Back in the 1990s, if you entered an online "chat room" the first thing you could see would be: "Hi, A/S/L?"
The letters stood for age, sex and location, so people would know whether they wanted to continue a conversation with you.
Of course, back then, you could lie your way into - or out of - anything. There were no profile photos or friends in common or colleagues who recommended you; back then it was just the dawn of the internet; lying was even easier than it is now.
If you lived in the UAE, you probably used the sites ICQ, ArabChat or MSN Chat; those were the most popular ones. They opened the doors for us to become "vulnerable" because you really couldn't do a background check on anyone if they gave you false information.
In my opinion, that's when social media truly began but it was limited to desktop computers. Today, social media is at our fingertips via mobile devices, and the internet has become a tool for many to attack women or young people who become vulnerable after putting "too much" information about themselves online.
So how much information about yourself can you put out there before you acquire a stalker or even someone who threatens your life?
Today, almost every website offers some sort of application that aims to connect you with others, through forums, comment boxes, links and the like. Companies use all this to promote their businesses and services, human resources people use it to look up candidates, individuals use it to connect - or sometimes to stalk people.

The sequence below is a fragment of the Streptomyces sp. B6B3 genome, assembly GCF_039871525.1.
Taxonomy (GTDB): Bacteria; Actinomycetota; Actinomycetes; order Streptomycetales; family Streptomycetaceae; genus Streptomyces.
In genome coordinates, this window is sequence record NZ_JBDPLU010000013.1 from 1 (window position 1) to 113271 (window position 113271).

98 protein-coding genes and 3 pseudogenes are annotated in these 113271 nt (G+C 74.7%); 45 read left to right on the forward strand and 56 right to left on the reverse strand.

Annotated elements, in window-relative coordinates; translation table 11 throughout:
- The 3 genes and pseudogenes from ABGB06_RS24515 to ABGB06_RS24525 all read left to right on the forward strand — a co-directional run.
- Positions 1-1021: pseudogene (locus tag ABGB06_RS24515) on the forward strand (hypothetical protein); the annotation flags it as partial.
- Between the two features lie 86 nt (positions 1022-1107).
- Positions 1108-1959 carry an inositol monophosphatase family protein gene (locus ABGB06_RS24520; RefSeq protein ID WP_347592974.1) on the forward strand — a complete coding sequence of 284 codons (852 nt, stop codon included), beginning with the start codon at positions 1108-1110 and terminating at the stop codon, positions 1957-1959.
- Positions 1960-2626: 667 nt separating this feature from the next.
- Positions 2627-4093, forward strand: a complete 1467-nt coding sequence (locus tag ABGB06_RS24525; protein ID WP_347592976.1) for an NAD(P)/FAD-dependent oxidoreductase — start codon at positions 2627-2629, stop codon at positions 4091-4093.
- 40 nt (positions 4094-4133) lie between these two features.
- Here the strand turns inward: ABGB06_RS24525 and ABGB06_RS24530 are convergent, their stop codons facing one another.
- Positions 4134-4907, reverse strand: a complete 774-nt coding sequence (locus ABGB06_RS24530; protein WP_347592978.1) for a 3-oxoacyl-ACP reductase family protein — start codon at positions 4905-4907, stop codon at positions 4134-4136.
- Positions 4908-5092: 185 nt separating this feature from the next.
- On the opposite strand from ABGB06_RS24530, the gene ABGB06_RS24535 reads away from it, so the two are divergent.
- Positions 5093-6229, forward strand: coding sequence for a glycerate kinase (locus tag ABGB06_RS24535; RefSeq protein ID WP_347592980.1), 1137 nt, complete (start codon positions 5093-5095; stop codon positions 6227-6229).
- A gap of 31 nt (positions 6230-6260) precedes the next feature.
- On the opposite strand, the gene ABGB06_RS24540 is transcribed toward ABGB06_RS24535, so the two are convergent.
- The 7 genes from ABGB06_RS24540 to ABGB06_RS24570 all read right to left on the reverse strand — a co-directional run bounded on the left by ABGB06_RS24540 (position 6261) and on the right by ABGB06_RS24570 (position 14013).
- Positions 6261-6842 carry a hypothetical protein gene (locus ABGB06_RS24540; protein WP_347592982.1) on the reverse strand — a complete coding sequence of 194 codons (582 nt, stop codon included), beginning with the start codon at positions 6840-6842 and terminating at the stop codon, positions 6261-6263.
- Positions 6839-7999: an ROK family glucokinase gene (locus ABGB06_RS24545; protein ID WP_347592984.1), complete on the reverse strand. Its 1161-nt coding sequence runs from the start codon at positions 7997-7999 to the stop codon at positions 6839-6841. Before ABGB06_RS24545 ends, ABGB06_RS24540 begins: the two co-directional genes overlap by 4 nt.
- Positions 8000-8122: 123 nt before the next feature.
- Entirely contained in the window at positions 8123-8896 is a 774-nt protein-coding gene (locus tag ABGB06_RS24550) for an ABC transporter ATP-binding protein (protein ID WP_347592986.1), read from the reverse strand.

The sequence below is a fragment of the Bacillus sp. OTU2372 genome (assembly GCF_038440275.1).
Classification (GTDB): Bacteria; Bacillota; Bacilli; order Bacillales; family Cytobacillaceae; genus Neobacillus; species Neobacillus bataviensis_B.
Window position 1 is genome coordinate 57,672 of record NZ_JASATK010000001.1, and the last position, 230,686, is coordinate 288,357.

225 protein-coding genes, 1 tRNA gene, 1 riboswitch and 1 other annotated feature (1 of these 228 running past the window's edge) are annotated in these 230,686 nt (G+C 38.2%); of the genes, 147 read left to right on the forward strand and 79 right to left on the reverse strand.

When Facebook started picking up, not everyone was on it, especially not 10-year-olds. As fresh graduates and new adults, my friends and I felt special; I for one thought this was an excellent way to keep in touch with cousins abroad and college friends I hadn't seen in a while. Little did I know, until I saw The Social Network, that Facebook had been created so people wanting to date could know who is single and who isn't.
That's just one example of a social networking site. Since I work in the communications industry, I need to keep up to date with what sites can work best for our public relations team. From a work perspective it's been smooth sailing - but from a personal stance, I find that some sites, or rather people who use the sites, have become a nuisance.
Take LinkedIn, for example. The site clearly states "grow your professional network". So why is it that each week, I get requests on this "professional networking" site from people saying they think I am beautiful and let's get to know each other better?
Is the site not doing a good job of filtering such people? Or don't they explain what exactly their site is for? Will we never rid ourselves of people who choose to annoy others?
What about people who deliberately ask to add you when you have friends in common, only to wait to catch you, posting something that could be turned against you, such as a picture from a party or a comment you made out of frustration?
Where does an individual draw the line on whom to add or accept as a friend? How much privacy are you willing to forgo to put your name, picture and feelings online?
I'm sorry to say there are many people out there who are using social networking sites to blackmail people with their pictures, creating fake profiles, or even cropping a person's head and attaching it to a picture of someone else's body to be part of a fake profile.
They say anyone with a phone is a journalist or even a photographer nowadays, but I say anyone with any device can also be a small-time criminal if their motives are evil.
Protecting who you are and what you stand for is your right. My advice is assess what you think is relevant because no matter how little of yourself you put out into the world via the web, someone is likely to try to abuse that information for their own benefit.
Aida Al Busaidy is a social affairs columnist and former co-host of a Dubai television show
On Twitter: @AidaAlB